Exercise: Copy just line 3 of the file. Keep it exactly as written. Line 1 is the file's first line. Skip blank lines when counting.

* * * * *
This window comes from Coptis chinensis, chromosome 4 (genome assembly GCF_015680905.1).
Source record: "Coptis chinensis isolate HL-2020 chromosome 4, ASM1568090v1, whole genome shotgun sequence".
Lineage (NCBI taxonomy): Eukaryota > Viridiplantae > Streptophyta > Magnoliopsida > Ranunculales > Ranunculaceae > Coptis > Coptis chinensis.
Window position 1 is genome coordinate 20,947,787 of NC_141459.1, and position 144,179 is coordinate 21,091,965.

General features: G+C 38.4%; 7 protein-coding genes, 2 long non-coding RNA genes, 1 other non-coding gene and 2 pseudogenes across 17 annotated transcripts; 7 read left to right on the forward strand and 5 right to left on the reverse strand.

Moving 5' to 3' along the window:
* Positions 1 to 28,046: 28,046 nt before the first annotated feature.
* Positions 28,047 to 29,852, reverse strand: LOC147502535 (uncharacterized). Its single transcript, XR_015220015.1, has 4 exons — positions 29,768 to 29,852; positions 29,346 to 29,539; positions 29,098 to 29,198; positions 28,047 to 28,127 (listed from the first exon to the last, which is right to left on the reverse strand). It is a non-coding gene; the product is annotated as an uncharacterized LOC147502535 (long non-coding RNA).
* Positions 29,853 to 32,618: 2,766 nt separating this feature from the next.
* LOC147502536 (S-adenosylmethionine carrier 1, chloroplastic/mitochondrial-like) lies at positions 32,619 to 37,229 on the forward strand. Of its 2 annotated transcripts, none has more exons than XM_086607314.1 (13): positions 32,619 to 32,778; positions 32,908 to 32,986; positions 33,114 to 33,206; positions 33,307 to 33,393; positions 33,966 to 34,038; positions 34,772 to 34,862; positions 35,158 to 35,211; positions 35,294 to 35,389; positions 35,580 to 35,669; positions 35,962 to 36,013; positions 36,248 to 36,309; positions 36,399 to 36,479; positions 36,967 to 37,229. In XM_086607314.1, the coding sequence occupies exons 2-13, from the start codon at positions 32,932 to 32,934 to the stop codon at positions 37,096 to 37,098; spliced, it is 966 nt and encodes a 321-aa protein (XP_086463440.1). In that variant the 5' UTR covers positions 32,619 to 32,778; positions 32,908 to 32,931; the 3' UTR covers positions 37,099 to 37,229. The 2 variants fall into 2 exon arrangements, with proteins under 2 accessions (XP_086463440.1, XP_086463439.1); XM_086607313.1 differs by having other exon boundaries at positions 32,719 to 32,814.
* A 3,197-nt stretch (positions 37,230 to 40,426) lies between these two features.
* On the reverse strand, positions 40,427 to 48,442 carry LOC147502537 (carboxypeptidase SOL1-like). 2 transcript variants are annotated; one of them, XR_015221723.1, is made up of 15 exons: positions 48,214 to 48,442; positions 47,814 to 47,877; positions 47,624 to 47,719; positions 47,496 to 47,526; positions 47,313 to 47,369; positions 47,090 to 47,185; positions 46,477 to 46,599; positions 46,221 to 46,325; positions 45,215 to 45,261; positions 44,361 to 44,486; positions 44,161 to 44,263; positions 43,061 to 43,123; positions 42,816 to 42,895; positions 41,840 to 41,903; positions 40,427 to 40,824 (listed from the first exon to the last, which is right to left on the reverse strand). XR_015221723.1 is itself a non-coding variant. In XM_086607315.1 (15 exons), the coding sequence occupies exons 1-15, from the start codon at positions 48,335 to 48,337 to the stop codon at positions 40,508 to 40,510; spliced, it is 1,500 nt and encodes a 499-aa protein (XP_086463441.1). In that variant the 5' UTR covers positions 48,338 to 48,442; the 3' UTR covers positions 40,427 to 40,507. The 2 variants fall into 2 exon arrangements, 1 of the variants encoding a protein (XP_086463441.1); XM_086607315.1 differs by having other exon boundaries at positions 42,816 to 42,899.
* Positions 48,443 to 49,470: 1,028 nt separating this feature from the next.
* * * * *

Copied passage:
Lineage (NCBI taxonomy): Eukaryota > Viridiplantae > Streptophyta > Magnoliopsida > Ranunculales > Ranunculaceae > Coptis > Coptis chinensis.